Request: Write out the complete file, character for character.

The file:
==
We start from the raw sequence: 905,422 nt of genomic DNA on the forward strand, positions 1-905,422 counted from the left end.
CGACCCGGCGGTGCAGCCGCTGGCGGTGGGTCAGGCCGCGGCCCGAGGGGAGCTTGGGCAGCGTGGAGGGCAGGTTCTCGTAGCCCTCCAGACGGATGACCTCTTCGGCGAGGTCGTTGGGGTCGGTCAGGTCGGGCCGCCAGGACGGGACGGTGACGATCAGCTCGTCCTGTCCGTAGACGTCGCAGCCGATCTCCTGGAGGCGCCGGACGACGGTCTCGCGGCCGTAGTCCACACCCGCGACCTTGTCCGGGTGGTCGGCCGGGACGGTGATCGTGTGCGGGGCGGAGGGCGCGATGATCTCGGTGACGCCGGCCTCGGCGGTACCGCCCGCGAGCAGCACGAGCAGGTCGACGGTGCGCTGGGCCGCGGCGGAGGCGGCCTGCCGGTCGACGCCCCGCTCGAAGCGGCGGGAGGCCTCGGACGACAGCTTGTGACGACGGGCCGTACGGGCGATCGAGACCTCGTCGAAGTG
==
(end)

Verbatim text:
We start from the raw sequence: 905,422 nt of genomic DNA on the forward strand, positions 1-905,422 counted from the left end.
CGACCCGGCGGTGCAGCCGCTGGCGGTGGGTCAGGCCGCGGCCCGAGGGGAGCTTGGGCAGCGTGGAGGGCAGGTTCTCGTAGCCCTCCAGACGGATGACCTCTTCGGCGAGGTCGTTGGGGTCGGTCAGGTCGGGCCGCCAGGACGGGACGGTGACGATCAGCTCGTCCTGTCCGTAGACGTCGCAGCCGATCTCCTGGAGGCGCCGGACGACGGTCTCGCGGCCGTAGTCCACACCCGCGACCTTGTCCGGGTGGTCGGCCGGGACGGTGATCGTGTGCGGGGCGGAGGGCGCGATGATCTCGGTGACGCCGGCCTCGGCGGTACCGCCCGCGAGCAGCACGAGCAGGTCGACGGTGCGCTGGGCCGCGGCGGAGGCGGCCTGCCGGTCGACGCCCCGCTCGAAGCGGCGGGAGGCCTCGGACGACAGCTTGTGACGACGGGCCGTACGGGCGATCGAGACCTCGTCGAAGTG